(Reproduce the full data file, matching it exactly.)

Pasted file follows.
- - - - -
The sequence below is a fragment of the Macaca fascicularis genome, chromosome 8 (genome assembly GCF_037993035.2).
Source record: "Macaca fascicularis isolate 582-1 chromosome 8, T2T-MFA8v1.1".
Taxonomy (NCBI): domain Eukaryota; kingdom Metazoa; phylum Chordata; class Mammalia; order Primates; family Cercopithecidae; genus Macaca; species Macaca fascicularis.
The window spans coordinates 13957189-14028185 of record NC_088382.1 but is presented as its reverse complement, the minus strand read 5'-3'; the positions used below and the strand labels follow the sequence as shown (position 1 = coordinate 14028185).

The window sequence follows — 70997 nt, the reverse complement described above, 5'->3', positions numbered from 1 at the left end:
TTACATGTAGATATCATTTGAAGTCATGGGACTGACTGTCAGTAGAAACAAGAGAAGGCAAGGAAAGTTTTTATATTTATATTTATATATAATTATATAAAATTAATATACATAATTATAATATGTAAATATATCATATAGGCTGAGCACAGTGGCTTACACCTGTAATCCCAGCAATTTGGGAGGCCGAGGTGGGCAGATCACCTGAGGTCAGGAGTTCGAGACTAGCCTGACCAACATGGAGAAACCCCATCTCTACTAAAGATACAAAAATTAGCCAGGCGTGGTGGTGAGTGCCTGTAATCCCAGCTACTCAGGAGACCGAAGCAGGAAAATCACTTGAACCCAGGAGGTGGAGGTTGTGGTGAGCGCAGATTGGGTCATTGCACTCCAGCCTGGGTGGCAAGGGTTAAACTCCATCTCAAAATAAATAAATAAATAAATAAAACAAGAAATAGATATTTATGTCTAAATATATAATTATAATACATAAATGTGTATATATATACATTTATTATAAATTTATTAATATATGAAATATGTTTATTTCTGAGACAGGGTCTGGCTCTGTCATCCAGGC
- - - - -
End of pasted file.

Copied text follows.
The sequence below is a fragment of the Macaca fascicularis genome, chromosome 8 (genome assembly GCF_037993035.2).
Source record: "Macaca fascicularis isolate 582-1 chromosome 8, T2T-MFA8v1.1".
Taxonomy (NCBI): domain Eukaryota; kingdom Metazoa; phylum Chordata; class Mammalia; order Primates; family Cercopithecidae; genus Macaca; species Macaca fascicularis.
The window spans coordinates 13957189-14028185 of record NC_088382.1 but is presented as its reverse complement, the minus strand read 5'-3'; the positions used below and the strand labels follow the sequence as shown (position 1 = coordinate 14028185).

The window sequence follows — 70997 nt, the reverse complement described above, 5'->3', positions numbered from 1 at the left end:
TTACATGTAGATATCATTTGAAGTCATGGGACTGACTGTCAGTAGAAACAAGAGAAGGCAAGGAAAGTTTTTATATTTATATTTATATATAATTATATAAAATTAATATACATAATTATAATATGTAAATATATCATATAGGCTGAGCACAGTGGCTTACACCTGTAATCCCAGCAATTTGGGAGGCCGAGGTGGGCAGATCACCTGAGGTCAGGAGTTCGAGACTAGCCTGACCAACATGGAGAAACCCCATCTCTACTAAAGATACAAAAATTAGCCAGGCGTGGTGGTGAGTGCCTGTAATCCCAGCTACTCAGGAGACCGAAGCAGGAAAATCACTTGAACCCAGGAGGTGGAGGTTGTGGTGAGCGCAGATTGGGTCATTGCACTCCAGCCTGGGTGGCAAGGGTTAAACTCCATCTCAAAATAAATAAATAAATAAATAAAACAAGAAATAGATATTTATGTCTAAATATATAATTATAATACATAAATGTGTATATATATACATTTATTATAAATTTATTAATATATGAAATATGTTTATTTCTGAGACAGGGTCTGGCTCTGTCATCCAGGC